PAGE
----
Stability and dynamics of several flags placed in uniform flow

Studying the coupled motion of several flexible bodies placed in a flow is moti-vated by natural phenomena, particularly the fish schooling [Cushing 1968]. Weihs [Weihs 1973] pointed out that in a 2D plane, the optimal positioning of each fish in a school should have a diamond pattern (Fig. 1.6) so that the fish that follow others would profit from the thrust induced by the oscillatory motion of their predecessors.
The constantly improving techniques for studying a single flag’s flapping are providing new methods to fulfil researchers’ motivation in studying the flapping of multiple flags. Zhang et al. conducted experiments using two filaments placed side by side in a 2D flow based on a soap film [Zhang 2000]. Their results show that under the same incoming flow, two filaments flap in an in-phase pattern (two flags have the same vertical displacement) when the distance separating them is small. The flapping becomes out of phase (two flags have the opposite vertical displace-ment) when the two filaments are moved away from each other. The observation of the two flapping patterns, i.e. the out-of-phase one and the in-phase one, is also reproduced by numerical simulations of parallel 2D flags [Zhu 2003, Farnell 2004]. Using the vortex sheet model and the Euler-Bernoulli beam, Alben [Alben 2009b] reported that the phase difference between two side-by-side 2D flags evolves almost monotonically with the distance separating them.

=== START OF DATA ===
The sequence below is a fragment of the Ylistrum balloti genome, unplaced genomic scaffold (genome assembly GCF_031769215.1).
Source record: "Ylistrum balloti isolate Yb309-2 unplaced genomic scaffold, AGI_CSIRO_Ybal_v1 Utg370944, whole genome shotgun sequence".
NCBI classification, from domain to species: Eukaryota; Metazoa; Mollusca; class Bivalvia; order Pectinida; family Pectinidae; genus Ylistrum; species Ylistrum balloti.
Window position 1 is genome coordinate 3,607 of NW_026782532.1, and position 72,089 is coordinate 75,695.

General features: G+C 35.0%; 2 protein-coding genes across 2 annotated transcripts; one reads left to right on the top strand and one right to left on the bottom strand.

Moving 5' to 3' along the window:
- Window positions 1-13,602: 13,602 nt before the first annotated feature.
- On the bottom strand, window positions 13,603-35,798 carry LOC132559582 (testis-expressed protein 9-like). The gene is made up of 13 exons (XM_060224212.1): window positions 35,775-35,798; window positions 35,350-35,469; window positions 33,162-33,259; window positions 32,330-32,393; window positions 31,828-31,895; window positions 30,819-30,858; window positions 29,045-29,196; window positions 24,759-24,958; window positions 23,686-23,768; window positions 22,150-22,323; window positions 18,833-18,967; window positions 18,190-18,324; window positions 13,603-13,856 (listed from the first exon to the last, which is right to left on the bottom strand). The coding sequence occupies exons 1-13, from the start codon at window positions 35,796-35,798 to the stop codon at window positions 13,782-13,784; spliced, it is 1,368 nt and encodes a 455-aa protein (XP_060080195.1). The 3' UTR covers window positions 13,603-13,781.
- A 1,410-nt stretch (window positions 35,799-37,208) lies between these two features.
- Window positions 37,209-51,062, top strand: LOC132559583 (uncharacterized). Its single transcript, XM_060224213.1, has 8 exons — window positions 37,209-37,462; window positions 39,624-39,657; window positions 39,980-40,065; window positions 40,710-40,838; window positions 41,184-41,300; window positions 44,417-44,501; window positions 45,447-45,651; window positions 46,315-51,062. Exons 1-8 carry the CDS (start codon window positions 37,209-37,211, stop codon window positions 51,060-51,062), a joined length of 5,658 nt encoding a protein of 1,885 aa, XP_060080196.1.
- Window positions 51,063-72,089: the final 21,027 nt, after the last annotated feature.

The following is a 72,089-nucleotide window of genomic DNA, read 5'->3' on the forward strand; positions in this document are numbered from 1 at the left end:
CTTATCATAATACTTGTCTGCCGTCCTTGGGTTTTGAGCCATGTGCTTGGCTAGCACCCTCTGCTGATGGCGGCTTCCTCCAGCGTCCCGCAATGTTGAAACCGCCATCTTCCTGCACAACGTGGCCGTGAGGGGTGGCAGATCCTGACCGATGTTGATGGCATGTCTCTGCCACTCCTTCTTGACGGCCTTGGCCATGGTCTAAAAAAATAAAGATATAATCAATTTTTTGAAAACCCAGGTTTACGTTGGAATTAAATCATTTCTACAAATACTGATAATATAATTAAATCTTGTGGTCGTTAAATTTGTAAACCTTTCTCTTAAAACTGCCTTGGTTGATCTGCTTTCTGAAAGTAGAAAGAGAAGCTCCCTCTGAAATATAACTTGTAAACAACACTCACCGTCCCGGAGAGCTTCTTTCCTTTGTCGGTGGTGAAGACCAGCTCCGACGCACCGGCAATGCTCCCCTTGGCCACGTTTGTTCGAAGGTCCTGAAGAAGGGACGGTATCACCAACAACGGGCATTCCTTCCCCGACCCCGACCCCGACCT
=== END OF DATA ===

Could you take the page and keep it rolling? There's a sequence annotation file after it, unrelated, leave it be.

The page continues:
Jia et al. [Jia 2007] performed more thorough experimental investigations of two identical side-by-side filaments placed in a flowing soap film, and studied theoreti-cally their linear stability. They suggest that the coupled dynamics of two filaments is subject to three dimensionless parameters: the mass ratio M , the reduced veloc-ity U , and the dimensionless form of the separation distance d, defined by: d = D ; (1.2) where D is the dimensional form of the separation distance. According to the vari-ation of these parameters, four flapping modes may be identified: (i) the stretched-straight mode, (ii) in-phase mode, (iii) out-of-phase mode, and (iv) an indefinite mode, i.e. a phase difference switching between 0 and . Using a double-wake model, Michelin & Llewellyn Smith [Michelin 2009] studied the linear stability of two side-by-side flags and observed that a decreasing d induces to a destabilising ef-fect, thereby lowering the critical velocity Uc . Wang et al. [Wang 2010] performed wind tunnel tests with two identical flags placed side by side and confirmed this destabilisation. In addition, they found that when d is too small (d < 0:2), Uc ac-tually becomes much higher than the critical velocity of one single flag. They argue that the very small d actually makes the two flags to behave as one single flag of a larger thickness, thus a higher flow velocity is required to destabilise the system.
Another basic configuration involving two flags placed in tandem is also studied.